According to Moses, that marked the beginning of Mia’s “brainwashing,” which he pointed as the source of Dylan’s allegation.
“That was the start of her coaching, drilling, scripting, and rehearsing – in essence, brainwashing. I became anxious and fearful. Once, when I was given a new pair of jeans, I thought they would look cool if I cut off a couple of the belt loops. When Mia saw what I had done, she spanked me repeatedly and had me remove all my clothing, saying, ‘You’re not deserving of any clothes’ and making me stand naked in the corner of her room, in front of my older siblings who had just returned from dinner with their father André.”
Moses said that Dylan’s open letter is a “precise and compelling narrative,” but the fact that the attic — where Allen allegedly molested her — had no toy trains is a “major problem.”
“It’s a precise and compelling narrative, but there’s a major problem: there was no electric train set in that attic. There was, in fact, no way for kids to play up there, even if we had wanted to. It was an unfinished crawl space, under a steeply-angled gabled roof, with exposed nails and floorboards, billows of fiberglass insulation, filled with mousetraps and droppings and stinking of mothballs, and crammed with trunks full of hand-me-down clothes and my mother’s old wardrobes.
“The idea that the space could possibly have accommodated a functioning electric train set, circling around the attic, is ridiculous.
“Now, whenever I hear Dylan making a public statement about what allegedly happened to her that day when she was barely seven, I can only think of that imaginary train set, which she never brought up during the original investigation or custody hearing.”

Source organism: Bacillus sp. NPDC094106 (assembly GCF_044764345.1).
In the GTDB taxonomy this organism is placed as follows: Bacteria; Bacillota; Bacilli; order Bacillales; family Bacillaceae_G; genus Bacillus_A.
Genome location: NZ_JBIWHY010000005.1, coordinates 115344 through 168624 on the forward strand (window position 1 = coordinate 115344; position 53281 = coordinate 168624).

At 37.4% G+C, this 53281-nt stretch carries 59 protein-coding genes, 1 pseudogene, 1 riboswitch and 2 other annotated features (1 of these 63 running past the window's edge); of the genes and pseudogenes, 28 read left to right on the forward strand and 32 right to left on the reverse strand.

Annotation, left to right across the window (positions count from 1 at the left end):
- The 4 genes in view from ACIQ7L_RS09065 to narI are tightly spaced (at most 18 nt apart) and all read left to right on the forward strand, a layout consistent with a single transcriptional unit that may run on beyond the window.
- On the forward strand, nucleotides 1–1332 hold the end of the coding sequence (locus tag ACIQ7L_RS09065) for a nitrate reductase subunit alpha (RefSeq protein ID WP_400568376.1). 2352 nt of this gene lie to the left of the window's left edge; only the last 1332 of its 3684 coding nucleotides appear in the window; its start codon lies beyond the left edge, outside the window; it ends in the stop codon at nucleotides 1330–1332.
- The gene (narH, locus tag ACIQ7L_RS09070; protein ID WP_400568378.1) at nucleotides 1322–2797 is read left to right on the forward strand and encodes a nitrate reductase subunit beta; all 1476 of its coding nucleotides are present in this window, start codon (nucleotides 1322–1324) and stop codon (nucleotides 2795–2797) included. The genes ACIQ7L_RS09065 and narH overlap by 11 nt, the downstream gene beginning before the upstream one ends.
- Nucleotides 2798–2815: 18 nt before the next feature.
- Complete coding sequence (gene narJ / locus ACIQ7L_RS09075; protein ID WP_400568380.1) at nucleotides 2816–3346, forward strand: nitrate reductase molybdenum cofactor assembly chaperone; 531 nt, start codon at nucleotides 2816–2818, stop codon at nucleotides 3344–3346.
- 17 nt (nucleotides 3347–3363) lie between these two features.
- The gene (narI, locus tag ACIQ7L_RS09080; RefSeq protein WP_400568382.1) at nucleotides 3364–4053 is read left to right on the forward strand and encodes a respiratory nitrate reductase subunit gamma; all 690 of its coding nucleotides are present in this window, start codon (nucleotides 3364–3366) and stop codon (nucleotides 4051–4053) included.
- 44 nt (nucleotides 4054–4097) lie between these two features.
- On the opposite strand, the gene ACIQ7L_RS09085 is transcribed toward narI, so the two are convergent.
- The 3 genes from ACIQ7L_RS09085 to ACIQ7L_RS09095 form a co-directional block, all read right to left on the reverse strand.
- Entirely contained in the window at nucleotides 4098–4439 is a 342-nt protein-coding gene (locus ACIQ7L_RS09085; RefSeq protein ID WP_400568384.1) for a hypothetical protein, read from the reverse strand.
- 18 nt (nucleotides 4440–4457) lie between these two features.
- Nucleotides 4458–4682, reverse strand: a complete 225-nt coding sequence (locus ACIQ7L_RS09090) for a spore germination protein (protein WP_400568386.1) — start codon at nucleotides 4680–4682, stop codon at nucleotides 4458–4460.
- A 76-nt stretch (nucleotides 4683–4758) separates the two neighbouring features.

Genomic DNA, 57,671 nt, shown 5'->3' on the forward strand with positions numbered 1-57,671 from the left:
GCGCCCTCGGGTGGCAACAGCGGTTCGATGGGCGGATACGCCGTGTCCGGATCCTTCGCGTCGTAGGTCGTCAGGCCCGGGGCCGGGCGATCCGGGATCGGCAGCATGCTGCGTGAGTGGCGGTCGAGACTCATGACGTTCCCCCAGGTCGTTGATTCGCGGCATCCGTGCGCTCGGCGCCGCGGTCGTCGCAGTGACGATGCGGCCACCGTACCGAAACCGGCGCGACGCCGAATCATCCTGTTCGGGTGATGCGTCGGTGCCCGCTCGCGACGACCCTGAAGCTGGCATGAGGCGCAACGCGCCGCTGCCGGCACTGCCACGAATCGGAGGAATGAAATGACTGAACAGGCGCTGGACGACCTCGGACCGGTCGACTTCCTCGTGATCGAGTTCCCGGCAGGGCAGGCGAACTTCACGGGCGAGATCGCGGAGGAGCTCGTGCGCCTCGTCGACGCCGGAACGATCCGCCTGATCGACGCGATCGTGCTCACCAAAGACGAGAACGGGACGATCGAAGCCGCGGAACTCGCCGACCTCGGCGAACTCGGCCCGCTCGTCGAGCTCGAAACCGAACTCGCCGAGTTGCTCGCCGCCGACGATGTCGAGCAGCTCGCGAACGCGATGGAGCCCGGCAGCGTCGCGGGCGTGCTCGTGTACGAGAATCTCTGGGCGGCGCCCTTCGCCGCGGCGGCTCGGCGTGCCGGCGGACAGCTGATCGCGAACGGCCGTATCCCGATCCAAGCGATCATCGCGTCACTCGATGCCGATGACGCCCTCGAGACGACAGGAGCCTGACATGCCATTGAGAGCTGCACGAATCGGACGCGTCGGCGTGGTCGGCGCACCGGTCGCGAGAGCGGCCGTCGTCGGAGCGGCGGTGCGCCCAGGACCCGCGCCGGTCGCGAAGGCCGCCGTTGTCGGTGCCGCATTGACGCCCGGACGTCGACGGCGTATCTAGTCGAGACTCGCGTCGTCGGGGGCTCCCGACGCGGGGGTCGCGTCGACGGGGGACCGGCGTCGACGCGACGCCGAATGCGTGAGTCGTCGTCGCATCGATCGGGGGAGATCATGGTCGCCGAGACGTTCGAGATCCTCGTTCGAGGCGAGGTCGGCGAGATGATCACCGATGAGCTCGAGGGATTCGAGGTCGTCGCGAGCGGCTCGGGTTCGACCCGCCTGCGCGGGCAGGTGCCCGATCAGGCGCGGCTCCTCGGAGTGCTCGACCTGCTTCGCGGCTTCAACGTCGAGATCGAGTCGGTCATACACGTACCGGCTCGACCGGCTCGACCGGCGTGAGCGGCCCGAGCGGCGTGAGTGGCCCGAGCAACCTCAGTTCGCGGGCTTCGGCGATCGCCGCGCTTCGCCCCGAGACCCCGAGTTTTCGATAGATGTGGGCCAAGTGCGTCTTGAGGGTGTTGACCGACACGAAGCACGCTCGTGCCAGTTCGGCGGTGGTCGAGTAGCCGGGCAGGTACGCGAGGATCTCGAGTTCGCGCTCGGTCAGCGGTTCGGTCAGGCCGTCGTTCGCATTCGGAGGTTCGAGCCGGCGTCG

He then referred to the result of the six-month investigation conducted by the Child Sexual Abuse Clinic of the Yale/New Haven Hospital, ordered by the Connecticut state police, which severed all criminal charges against Allen.
“It specifically concluded that ‘Dylan was not abused by Mr. Allen,’ that her statements had a ‘rehearsed quality’ and that they were ‘likely coached or influenced by her mother.’ Those conclusions perfectly match my own childhood experience: coaching, influencing, and rehearsing are three words that sum up exactly how my mother tried to raise us.”
In response, Dylan claimed that her brother is “troubled” and that his claims attempt to “deflect from a credible allegation made by an adult woman.”
She told People:
“As I said when he last made these claims, this is an attempt to deflect from a credible allegation made by an adult woman, by trying to impugn my mother who has only ever been supportive of me and my siblings. It’s easily disproven, contradicts years of his own statements, is beyond hurtful to me personally, and is part of a larger effort to discredit and distract from my assault. My brother is a troubled person. I’m so sorry he’s doing this.”